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Colorectal cancer (CRC) is an important oncological and public health problem worldwide, including Serbia. Unfortunately, half of the patients are recognized in an advanced stage of the disease, therefore, early detection through specific tumor biomarkers, such as carcinoembryonic (CEA) and carbohydrate antigen 19-9 (CA 19-9), is the only way to cope with CRC expansion.
Our cross-sectional study evaluated the influence of some clinical, endoscopic and histological characteristics of CRC on CEA and CA 19-9 serum levels, to determine whether these biomarkers could be related to CRC detection. The study included 372 participants: 181 suffered from CRC and 191 participants were controls. Endoscopic and histological examinations were used for CRC diagnosis, while additional ultrasound and abdominal computerised tomography imaging were used for staging the disease. Measurement of CEA and CA 19-9 was performed after CRC confirmation.
Age, gender, tumor localization, macro-morphological and histological characteristics did not influence biomarkers serum levels. Both were significantly higher (p<0.01) in patients with Dukes D stage of CRC compared with controls. Sensitivity (76.8%) and specificity (76.6%) of CEA alone were higher than for CA 19-9, but with no statistical significance. Furthermore, sensitivity of CEA alone in the Dukes A/B group was similar to the entire CRC patient group.
Although not recommended as a screening method for the general population, elevated values of each biomarker indicate further diagnostic procedures and their simultaneous testing can improve the diagnostic sensitivity in early detection of CRC, as shown by the united analysis (AUC 0.842).
Kolorektalni karcinom (CRC) značajan je onkološki i zdravstveni problem kako u svetu tako i u Srbiji. Nažalost, polovina bolesnika se otkriva u uzna-predovaloj fazi bolesti, stoga je rano otkrivanje preko specifičnih tumorskih markera, kao što su karcinoembrionski (CEA) i karbohidratni antigen 19-9 (CA 19-9), od izuzetnog značaja u borbi protiv ekspanzije CRC-a.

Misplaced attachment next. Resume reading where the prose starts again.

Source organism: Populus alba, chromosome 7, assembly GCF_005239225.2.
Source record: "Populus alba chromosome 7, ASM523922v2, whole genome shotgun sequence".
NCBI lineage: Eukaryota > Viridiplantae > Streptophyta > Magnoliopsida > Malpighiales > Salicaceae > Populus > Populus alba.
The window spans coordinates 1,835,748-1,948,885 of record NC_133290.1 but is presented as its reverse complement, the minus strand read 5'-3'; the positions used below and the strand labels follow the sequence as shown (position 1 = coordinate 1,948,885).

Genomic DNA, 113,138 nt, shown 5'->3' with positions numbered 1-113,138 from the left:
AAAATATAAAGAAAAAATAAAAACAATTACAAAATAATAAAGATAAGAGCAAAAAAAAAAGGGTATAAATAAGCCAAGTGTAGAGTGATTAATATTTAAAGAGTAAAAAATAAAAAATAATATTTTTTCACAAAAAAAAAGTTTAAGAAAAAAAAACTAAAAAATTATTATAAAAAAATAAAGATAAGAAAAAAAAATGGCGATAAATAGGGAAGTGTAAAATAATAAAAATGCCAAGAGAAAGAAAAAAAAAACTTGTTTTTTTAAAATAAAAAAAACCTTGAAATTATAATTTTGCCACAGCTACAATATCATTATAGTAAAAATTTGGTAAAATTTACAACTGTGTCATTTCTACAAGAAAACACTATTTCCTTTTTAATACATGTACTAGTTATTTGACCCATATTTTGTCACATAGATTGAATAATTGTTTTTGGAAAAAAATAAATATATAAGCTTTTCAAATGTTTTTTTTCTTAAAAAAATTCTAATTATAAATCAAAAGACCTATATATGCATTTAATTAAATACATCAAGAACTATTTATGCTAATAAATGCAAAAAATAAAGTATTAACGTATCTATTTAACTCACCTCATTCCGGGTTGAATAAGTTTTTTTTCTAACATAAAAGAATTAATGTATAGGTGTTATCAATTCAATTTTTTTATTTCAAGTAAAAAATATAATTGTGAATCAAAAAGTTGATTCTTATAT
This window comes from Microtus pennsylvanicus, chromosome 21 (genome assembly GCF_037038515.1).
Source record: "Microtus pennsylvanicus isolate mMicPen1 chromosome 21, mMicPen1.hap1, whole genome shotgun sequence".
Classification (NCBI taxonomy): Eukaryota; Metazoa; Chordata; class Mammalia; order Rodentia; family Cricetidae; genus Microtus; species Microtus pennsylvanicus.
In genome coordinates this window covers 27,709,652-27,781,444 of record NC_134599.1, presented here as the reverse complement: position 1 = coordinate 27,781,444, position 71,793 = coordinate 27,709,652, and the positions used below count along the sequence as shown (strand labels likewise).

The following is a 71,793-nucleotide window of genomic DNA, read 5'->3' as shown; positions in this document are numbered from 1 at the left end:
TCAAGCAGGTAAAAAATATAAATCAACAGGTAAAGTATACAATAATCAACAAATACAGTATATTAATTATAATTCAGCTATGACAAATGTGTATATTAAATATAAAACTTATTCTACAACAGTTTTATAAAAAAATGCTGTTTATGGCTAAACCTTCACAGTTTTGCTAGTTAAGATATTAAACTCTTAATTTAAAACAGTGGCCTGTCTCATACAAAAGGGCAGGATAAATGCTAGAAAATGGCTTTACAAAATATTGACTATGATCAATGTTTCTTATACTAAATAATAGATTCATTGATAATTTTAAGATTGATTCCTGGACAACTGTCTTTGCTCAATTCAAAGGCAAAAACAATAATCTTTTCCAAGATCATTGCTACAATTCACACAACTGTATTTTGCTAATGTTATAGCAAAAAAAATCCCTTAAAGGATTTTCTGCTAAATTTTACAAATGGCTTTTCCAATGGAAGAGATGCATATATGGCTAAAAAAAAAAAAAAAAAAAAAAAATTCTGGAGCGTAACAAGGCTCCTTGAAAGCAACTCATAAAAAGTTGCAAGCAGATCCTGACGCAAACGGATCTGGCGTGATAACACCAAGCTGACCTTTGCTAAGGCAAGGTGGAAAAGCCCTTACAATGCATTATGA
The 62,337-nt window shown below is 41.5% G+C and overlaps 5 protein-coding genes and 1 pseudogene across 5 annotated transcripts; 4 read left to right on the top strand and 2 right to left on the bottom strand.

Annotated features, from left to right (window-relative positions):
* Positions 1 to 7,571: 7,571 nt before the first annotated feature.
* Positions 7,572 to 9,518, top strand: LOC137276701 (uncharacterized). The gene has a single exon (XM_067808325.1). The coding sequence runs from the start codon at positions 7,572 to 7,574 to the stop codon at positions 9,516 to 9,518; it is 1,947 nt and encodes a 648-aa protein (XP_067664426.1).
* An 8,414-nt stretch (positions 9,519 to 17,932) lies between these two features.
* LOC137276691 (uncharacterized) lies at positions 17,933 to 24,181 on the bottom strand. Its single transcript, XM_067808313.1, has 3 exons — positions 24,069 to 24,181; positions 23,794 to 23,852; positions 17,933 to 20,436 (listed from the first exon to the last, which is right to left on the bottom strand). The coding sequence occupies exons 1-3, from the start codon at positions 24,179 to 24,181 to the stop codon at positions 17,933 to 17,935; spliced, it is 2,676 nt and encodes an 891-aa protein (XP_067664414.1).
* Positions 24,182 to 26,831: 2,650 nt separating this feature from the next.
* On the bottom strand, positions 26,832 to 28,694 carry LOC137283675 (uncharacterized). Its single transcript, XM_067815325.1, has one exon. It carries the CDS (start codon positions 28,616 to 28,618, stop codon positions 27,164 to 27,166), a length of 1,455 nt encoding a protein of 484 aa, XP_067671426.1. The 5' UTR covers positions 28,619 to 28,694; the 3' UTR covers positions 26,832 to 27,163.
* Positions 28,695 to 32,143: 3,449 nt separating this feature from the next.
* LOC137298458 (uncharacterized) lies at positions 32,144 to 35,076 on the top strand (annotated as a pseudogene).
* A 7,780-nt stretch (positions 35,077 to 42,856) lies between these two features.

U ovoj unakrsnoj studiji smo ispitivali uticaj nekih kliničkih, endoskopskih i histoloških karakteristika CRC-a na serumske vrednosti CEA i CA 19-9, kako bi se utvrdilo da li ovi biomarkeri imaju sposobnost da detektuju CRC. U studiju je uključeno 372 ispitanika; 181 su bili pacijenti sa CRC-om a 191 subjekti u kontrolnoj grupi. Endoskopskim i histološkim pregledima je postavljena dijagnoza CRC-a a dopunskim ultrazvučnim pregledom i kompjuterizovanom tomografijom je utvrđivan stadijum bolesti. Serumske koncentracije CEA i CA 19-9 su određivane posle postavljanja dijagnoze CRC-a.
Starosna dob, razlike među polovima, lokalizacija tumora, njegove makromorfološke i histološke karakteristike ne utiču na vrednosti serumskih koncentracija biomarkera. Obe su bile značajno povišene (p<0,01) kod bolesnika u Dukes D stadijumu CRC-a u poređenju sa kontrolnom grupom. Senzitivnost (76,8%), kao i specifičnost (76,6%) markera CEA je bila viša nego kod CA 19-9, ali bez statističke značajnosti. Senzitivnost markera CEA kod grupe pacijenata sa stadijumom Dukes A/B je bila slična kao u ukupnoj grupi CRC pacijenata.
Povišene vrednosti svakog od dva biomarkera su indikacija za dalje dijagnostičke procedure a njihovo istovremeno testiranje može poboljšati dijagnostičku senzitivnost u ranom otkrivanju CRC-a, kao što to pokazuje kombinovana analiza (AUC 0,842).
Colorectal cancer (CRC) has the third highest incidence rate and the fourth highest mortality rate, when compared with other cancers. It is estimated that there will be 1.2 million new cases reported annually and 0.6 million deaths worldwide (1). CRC has the first highest incidence rate and the second highest mortality rate in the European Union, with approximately 334 thousand new cases and 149 thousand deaths in 2008. Incidence of CRC increases with age; it is the highest between 70 and 74 years of age in both men and women (1). In Serbia, CRC is the second leading cancer (2, 3), with an incidence rate of 33.5/100,000. This places Serbia in the group of modestly high rate CRC countries, similarly to some countries of Central and Eastern Europe, Austria, USA and Poland (1). The Cancer Registry in Serbia shows an increase in the number of patients suffering from CRC, similar to some other countries of Central and Eastern Europe (4).